If anger is a great agent for political change, then this country’s political leadership class has reason for concern.
This concern is not, as might have been expected, because of a public up in arms over its politicians not having agreed on the composition of an emergency government even in the wake of COVID-19’s devastation. No, the public seems sadly resigned to a dysfunctional political establishment, even in the midst of a crisis.
The anger is coming from a different source: from the business sector, from owners of small stores and restaurants who are being financially devastated by the plague, and who – despite reading bombastic headlines about emergency relief – have yet to see the money.
Harel Wizel, the CEO of the Fox Group fashion chain, gave voice to that anger in a volcanic exchange on Monday on Channel 12 News this week with National Economic Council chairman Avi Simhon. Granted, Wizel – with a chain of some 200 stores nationwide, as well as dozens overseas – is not exactly a small businessman. But he articulated their concerns in his angry exchange with Simhon.
Out of a NIS 21 billion fund set up for small businesses, Wizel shouted at Simhon, how much was distributed?
“Nearly a billion,” Simhon replied.
“Less than a billion!” Wizel screamed.
Turning to the television audience, he said: “I ask you, is it logical that a fund for very small businesses, not for the rich but for the poor, for people without anything to eat – a fund of NIS 21 billion – and they gave less than a billion? What are they waiting for? That everyone will starve to death? Shame on you!”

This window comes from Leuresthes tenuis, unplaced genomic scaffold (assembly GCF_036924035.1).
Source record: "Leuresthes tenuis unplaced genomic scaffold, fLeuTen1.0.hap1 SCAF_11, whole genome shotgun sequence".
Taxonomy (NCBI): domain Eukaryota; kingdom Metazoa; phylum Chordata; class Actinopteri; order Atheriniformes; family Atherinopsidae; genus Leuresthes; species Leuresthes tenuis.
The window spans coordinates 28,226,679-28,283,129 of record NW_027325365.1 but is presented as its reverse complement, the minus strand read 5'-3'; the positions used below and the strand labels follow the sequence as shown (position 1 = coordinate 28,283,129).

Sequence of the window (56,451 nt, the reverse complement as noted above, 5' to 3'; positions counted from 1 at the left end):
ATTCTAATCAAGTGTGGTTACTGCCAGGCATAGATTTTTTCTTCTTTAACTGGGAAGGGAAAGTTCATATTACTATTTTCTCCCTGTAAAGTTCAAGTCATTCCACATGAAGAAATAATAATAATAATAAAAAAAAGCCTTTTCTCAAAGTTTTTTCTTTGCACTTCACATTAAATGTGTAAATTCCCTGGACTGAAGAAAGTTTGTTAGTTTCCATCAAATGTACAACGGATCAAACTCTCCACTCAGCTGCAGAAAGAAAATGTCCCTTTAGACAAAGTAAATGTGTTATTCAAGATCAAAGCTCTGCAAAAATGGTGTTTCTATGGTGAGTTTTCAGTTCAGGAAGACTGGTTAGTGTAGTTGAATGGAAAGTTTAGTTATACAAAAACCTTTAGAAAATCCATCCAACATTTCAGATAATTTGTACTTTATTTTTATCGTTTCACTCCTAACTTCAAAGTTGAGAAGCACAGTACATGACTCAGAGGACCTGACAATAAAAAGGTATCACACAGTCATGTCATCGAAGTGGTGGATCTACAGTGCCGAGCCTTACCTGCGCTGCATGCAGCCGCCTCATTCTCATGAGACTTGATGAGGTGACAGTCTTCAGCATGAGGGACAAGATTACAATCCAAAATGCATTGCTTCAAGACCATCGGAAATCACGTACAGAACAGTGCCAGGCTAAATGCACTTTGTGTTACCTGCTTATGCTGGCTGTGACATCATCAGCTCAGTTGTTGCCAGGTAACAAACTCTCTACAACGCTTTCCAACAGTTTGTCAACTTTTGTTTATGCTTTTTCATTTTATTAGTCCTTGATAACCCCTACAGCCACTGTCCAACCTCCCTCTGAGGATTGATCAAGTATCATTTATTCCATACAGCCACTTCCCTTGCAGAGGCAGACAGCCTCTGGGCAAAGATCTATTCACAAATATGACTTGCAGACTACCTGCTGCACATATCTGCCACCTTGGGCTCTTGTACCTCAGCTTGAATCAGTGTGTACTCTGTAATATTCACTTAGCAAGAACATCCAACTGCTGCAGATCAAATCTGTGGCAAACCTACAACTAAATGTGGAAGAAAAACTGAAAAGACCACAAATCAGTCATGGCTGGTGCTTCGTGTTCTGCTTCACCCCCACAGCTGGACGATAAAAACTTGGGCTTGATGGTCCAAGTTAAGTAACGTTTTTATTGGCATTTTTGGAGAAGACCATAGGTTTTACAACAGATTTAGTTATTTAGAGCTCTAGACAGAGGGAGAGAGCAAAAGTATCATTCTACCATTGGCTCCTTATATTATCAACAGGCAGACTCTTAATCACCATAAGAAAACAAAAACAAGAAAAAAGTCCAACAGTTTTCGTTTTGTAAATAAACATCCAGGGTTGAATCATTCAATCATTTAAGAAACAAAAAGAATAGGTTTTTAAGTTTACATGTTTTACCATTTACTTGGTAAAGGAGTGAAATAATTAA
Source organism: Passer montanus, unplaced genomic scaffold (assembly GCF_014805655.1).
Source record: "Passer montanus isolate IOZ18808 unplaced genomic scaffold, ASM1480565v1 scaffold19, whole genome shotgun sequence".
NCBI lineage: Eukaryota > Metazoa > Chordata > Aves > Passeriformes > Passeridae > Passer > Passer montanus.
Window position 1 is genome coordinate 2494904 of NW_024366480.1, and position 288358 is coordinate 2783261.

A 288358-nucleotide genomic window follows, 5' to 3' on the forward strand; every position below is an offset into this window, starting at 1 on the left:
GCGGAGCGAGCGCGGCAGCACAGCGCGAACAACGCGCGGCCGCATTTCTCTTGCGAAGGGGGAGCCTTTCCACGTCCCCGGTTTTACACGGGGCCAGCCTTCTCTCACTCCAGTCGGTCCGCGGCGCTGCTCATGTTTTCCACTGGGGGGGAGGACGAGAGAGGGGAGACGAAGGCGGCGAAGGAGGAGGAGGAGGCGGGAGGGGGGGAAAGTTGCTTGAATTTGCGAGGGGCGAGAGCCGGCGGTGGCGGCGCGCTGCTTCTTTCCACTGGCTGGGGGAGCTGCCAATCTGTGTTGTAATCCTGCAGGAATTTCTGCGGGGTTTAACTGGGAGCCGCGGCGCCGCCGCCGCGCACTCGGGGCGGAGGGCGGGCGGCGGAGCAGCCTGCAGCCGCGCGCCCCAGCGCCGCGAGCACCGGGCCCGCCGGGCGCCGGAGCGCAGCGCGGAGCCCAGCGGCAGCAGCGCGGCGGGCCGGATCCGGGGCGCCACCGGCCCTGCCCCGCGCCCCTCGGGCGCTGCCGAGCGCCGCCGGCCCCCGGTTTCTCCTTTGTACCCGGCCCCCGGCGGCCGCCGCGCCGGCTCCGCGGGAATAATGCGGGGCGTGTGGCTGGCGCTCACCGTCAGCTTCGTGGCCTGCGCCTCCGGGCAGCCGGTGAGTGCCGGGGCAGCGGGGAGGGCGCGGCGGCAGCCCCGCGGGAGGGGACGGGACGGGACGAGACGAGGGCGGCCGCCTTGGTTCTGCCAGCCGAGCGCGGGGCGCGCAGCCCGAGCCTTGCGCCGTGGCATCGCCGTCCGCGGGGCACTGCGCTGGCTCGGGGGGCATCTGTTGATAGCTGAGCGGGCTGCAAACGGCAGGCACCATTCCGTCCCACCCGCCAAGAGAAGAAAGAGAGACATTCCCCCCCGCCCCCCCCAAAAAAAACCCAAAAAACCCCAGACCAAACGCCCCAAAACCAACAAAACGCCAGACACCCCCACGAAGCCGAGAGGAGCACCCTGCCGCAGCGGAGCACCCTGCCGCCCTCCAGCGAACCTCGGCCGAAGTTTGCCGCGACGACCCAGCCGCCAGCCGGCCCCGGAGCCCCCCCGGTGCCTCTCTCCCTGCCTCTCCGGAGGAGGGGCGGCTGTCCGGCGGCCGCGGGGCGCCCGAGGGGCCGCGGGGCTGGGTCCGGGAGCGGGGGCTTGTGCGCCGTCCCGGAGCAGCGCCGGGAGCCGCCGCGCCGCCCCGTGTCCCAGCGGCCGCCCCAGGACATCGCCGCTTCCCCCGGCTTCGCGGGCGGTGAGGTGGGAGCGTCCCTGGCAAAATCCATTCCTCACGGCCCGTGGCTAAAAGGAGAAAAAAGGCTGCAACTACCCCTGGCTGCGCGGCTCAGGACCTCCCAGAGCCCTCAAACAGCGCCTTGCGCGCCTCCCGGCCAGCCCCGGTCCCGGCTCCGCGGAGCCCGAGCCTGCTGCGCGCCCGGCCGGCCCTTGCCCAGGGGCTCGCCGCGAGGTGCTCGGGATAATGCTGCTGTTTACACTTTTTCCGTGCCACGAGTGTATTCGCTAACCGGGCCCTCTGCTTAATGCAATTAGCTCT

And though there was no small degree of theatrics in Wizel’s performance, he did raise a valid point. Why is it taking so long for the government to disburse funds that the owners of small and medium businesses so desperately need?
Prime Minister Benjamin Netanyahu’s transitional government has announced a NIS 90b. economic recovery package, one that includes a fund for small and medium businesses. These are the owners of falafel stands, phone repair shops and small clothing stores, whose annual turnover is less than NIS 400 million and who desperately need an influx of funds to make it through the crisis.
The fund was set up through the banks, with the government guaranteeing 85% of the loans that the small business owners could apply for. The banks, however, are showing no great willingness to risk the other 15%, and as a result there is a large sum of money in a fund that is inaccessible to those who need it most.
Promises of money down the line do little to help small business owners who need the money now, since they have bills to pay but no revenue – because of the lockdown – from which to pay them.
While these businesspeople must have realistic expectations and must understand that the government is going to be hard-pressed to provide them with everything they want, they do have the right to expect the government to act swiftly and with a sense of urgency.
And that is where Wizel’s anger – which was on full display – comes into play. He is not alone. There are thousands and thousands of business owners out there whose businesses are failing and who are looking for efficient remedies from the government.
This anger will come out, and it is likely to come out in the next election, when there is sure to emerge a party or parties representing the interests of small businesspeople and the coronavirus unemployed.
But that doesn’t have to happen. The government needs to improve the way it is helping small businesses, which make up the backbone of the economy. These are people who are plumbers, tour guides, coffee shop owners and others, just trying to make ends meet and provide for their families.
The government has a responsibility to care for its citizens. Sadly, it is failing, and if it continues to fail, it should keep one important point in mind: Anger is a great agent for political change.